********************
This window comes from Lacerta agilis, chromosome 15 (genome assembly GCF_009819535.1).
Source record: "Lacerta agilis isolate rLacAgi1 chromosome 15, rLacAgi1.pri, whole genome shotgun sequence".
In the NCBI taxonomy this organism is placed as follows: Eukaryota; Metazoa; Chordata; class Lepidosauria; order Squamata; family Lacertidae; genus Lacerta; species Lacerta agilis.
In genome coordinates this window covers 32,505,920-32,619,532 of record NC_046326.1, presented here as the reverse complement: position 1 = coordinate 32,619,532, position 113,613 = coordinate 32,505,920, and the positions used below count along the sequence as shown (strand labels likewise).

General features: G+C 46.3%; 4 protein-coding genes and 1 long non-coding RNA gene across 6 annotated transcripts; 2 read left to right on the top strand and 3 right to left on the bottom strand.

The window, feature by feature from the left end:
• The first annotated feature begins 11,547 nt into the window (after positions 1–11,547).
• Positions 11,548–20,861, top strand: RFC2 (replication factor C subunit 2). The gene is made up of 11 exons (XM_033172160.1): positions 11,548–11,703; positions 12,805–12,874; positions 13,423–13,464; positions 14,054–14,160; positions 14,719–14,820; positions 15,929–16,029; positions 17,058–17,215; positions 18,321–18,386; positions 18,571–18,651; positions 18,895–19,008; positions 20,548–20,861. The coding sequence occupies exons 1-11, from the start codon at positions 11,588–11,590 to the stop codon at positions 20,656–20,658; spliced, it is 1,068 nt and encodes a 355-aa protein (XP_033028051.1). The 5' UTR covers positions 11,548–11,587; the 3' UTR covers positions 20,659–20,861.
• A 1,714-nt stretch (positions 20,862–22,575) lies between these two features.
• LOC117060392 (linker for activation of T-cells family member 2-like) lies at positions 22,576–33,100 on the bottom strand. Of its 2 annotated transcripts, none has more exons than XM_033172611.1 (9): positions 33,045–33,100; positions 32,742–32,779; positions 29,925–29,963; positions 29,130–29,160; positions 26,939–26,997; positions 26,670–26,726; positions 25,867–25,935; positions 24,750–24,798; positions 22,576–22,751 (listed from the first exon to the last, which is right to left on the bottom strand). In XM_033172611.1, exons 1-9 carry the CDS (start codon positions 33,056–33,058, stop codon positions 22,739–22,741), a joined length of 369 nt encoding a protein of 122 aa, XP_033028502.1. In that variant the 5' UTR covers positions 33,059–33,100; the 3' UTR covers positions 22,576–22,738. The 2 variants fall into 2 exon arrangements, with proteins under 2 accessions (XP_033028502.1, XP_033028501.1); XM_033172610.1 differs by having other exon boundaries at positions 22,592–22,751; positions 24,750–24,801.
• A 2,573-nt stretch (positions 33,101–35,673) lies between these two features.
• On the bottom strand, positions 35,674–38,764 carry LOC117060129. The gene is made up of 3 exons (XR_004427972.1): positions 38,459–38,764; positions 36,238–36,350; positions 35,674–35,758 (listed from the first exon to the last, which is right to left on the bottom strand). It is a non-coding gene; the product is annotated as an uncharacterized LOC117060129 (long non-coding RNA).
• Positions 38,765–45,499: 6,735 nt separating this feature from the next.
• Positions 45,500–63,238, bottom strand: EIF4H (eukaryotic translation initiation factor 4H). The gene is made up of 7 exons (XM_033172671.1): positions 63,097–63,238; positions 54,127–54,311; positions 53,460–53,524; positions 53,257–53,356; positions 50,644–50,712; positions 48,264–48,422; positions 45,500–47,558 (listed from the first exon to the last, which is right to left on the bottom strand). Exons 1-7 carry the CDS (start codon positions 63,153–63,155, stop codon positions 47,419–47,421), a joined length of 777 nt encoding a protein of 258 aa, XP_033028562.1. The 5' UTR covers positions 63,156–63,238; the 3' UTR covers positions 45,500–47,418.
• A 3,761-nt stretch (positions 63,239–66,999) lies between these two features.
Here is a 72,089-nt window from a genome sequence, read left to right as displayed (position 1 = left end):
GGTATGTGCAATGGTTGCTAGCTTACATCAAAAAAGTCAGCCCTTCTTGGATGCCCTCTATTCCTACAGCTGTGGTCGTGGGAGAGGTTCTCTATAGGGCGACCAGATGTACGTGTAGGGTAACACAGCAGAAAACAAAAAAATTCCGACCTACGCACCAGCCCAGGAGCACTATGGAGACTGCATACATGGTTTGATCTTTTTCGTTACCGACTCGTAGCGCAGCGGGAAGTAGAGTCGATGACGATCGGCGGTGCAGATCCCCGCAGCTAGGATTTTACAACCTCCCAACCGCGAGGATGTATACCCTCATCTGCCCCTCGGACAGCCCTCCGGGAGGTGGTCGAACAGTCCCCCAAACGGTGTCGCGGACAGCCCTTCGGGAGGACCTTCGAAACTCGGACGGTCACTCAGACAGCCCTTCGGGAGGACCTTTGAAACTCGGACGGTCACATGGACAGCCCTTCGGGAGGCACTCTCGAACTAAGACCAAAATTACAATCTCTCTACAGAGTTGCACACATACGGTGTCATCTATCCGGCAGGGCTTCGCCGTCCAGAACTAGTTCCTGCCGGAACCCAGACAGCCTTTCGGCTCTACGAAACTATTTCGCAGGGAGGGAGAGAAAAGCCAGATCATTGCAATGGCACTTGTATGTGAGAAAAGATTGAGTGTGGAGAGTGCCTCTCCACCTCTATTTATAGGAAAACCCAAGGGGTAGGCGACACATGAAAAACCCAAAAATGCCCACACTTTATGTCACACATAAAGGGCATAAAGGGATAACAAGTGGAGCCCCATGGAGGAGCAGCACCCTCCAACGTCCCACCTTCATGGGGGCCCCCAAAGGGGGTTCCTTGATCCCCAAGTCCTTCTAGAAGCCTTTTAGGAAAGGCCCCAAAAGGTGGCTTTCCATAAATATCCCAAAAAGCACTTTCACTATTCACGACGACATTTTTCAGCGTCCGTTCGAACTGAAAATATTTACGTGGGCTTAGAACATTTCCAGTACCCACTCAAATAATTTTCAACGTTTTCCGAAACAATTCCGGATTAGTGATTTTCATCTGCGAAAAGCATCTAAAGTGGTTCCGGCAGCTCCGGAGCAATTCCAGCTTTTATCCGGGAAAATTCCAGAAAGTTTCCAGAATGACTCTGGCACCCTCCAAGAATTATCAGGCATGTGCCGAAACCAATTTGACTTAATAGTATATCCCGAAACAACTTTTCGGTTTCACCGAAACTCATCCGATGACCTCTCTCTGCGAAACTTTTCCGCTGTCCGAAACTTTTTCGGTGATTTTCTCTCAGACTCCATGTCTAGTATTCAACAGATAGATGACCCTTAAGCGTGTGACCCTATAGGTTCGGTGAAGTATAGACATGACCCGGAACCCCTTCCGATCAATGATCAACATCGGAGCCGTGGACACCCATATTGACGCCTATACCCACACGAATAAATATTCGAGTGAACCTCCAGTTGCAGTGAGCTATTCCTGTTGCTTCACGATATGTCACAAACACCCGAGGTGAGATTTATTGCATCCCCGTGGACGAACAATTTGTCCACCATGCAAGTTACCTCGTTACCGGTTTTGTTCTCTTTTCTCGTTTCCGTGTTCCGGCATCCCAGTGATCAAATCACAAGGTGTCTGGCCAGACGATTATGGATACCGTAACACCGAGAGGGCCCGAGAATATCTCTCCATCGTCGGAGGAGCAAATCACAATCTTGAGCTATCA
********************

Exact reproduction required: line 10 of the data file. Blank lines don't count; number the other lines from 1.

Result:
• LOC117060392 (linker for activation of T-cells family member 2-like) lies at positions 22,576–33,100 on the bottom strand. Of its 2 annotated transcripts, none has more exons than XM_033172611.1 (9): positions 33,045–33,100; positions 32,742–32,779; positions 29,925–29,963; positions 29,130–29,160; positions 26,939–26,997; positions 26,670–26,726; positions 25,867–25,935; positions 24,750–24,798; positions 22,576–22,751 (listed from the first exon to the last, which is right to left on the bottom strand). In XM_033172611.1, exons 1-9 carry the CDS (start codon positions 33,056–33,058, stop codon positions 22,739–22,741), a joined length of 369 nt encoding a protein of 122 aa, XP_033028502.1. In that variant the 5' UTR covers positions 33,059–33,100; the 3' UTR covers positions 22,576–22,738. The 2 variants fall into 2 exon arrangements, with proteins under 2 accessions (XP_033028502.1, XP_033028501.1); XM_033172610.1 differs by having other exon boundaries at positions 22,592–22,751; positions 24,750–24,801.